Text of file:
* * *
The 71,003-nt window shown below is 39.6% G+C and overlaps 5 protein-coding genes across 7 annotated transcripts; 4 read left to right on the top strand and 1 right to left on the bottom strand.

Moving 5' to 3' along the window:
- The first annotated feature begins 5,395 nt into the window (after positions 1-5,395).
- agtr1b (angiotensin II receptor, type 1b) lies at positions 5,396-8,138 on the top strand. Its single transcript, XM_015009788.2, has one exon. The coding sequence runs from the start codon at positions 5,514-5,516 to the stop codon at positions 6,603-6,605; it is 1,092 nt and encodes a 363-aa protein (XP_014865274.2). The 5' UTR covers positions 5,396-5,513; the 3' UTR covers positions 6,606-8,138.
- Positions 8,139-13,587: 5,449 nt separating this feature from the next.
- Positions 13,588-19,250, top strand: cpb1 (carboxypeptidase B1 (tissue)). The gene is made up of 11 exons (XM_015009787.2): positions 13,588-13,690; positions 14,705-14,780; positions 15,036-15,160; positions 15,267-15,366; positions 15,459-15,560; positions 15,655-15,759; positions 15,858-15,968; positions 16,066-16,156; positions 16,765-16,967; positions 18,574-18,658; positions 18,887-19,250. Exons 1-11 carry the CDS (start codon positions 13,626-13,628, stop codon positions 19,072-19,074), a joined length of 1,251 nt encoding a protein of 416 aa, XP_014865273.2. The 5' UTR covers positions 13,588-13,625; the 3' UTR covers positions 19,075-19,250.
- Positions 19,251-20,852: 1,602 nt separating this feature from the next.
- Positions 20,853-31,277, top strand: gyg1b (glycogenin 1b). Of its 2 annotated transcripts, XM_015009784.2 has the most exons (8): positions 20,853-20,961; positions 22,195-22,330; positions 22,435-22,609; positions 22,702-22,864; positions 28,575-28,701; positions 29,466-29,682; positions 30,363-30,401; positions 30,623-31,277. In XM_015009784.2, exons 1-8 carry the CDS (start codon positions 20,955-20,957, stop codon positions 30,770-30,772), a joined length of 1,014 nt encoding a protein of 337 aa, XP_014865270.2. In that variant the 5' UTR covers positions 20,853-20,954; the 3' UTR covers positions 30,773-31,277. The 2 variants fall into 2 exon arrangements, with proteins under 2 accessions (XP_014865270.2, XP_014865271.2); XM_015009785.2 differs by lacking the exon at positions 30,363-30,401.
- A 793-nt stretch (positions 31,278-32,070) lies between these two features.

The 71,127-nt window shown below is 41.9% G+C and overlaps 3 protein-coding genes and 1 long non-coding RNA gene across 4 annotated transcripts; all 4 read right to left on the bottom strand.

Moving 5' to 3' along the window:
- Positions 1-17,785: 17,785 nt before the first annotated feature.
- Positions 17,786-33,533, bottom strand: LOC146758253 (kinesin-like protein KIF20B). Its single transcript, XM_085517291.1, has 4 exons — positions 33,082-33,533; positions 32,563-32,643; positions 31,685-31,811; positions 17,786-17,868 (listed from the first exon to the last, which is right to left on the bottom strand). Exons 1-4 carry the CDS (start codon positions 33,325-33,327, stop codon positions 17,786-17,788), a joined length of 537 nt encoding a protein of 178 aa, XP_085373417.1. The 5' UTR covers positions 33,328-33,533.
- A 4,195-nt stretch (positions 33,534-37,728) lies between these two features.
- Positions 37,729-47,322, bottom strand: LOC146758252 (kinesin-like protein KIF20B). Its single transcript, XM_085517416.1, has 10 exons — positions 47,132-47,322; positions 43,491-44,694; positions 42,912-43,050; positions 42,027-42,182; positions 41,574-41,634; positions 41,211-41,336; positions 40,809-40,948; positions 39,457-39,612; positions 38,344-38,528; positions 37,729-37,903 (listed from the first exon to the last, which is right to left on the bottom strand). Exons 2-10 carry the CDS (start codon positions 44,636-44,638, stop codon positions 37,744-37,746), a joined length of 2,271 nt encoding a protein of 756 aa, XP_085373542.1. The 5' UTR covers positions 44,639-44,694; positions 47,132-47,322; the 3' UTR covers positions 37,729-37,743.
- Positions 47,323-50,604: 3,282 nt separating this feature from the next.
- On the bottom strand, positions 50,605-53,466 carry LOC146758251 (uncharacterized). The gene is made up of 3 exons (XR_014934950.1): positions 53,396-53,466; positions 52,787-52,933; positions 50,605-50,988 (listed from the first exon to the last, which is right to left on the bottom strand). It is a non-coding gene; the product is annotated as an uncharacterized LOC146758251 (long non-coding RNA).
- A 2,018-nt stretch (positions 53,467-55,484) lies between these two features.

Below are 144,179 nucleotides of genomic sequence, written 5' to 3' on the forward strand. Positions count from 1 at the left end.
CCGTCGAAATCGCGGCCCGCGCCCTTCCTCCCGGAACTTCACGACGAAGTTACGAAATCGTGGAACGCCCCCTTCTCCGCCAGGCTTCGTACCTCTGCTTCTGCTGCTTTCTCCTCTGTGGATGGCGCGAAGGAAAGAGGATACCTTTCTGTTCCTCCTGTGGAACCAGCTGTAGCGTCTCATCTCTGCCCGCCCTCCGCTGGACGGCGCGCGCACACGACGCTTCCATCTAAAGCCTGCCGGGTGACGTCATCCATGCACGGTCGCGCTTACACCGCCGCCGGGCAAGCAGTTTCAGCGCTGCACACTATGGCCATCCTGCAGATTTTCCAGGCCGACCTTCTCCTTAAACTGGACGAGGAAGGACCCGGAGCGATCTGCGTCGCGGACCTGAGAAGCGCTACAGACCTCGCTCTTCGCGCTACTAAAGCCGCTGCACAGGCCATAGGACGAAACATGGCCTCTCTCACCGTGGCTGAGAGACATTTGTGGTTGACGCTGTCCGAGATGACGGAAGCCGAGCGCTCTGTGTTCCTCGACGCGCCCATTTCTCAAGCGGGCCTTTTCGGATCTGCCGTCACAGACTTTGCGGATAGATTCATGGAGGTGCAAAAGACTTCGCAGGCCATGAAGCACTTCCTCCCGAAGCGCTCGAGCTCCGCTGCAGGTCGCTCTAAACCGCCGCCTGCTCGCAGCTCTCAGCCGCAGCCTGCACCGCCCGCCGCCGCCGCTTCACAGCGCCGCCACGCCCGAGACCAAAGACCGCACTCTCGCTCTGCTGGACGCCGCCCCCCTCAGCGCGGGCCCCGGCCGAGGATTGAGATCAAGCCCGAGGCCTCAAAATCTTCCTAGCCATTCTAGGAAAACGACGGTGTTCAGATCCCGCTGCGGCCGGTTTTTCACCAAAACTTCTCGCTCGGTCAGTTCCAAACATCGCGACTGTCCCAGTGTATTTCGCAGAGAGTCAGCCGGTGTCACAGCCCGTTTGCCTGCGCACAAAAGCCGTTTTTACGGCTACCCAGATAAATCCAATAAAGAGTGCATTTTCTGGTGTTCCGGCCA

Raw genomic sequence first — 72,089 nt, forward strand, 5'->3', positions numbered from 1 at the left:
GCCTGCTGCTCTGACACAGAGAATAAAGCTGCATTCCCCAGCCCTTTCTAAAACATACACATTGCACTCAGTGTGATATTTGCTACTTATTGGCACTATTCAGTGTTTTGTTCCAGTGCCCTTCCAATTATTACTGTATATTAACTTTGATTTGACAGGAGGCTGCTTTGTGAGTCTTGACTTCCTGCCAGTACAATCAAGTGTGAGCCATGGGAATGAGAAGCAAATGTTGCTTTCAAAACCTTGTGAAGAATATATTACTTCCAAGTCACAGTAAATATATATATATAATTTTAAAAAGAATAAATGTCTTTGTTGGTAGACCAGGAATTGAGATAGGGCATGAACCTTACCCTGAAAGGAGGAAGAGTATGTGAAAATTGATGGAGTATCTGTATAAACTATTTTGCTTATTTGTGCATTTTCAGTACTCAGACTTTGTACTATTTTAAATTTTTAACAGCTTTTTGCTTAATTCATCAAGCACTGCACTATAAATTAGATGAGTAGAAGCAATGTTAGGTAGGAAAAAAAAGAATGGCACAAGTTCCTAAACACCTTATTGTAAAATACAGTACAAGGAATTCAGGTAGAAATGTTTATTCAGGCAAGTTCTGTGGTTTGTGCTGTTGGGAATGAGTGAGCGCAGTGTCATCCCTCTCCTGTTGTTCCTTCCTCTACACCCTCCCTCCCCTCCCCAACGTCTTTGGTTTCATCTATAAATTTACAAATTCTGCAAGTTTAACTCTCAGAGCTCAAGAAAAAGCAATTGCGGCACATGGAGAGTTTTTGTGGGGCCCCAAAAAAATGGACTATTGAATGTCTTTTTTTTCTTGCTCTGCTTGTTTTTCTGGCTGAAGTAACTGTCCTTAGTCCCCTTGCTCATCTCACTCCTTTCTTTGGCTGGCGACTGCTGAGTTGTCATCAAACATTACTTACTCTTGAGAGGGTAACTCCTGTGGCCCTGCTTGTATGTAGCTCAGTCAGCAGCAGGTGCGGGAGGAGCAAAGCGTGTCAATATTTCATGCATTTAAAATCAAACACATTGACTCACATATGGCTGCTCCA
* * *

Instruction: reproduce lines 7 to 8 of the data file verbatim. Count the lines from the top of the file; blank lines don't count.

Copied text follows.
- Positions 19,251-20,852: 1,602 nt separating this feature from the next.
- Positions 20,853-31,277, top strand: gyg1b (glycogenin 1b). Of its 2 annotated transcripts, XM_015009784.2 has the most exons (8): positions 20,853-20,961; positions 22,195-22,330; positions 22,435-22,609; positions 22,702-22,864; positions 28,575-28,701; positions 29,466-29,682; positions 30,363-30,401; positions 30,623-31,277. In XM_015009784.2, exons 1-8 carry the CDS (start codon positions 20,955-20,957, stop codon positions 30,770-30,772), a joined length of 1,014 nt encoding a protein of 337 aa, XP_014865270.2. In that variant the 5' UTR covers positions 20,853-20,954; the 3' UTR covers positions 30,773-31,277. The 2 variants fall into 2 exon arrangements, with proteins under 2 accessions (XP_014865270.2, XP_014865271.2); XM_015009785.2 differs by lacking the exon at positions 30,363-30,401.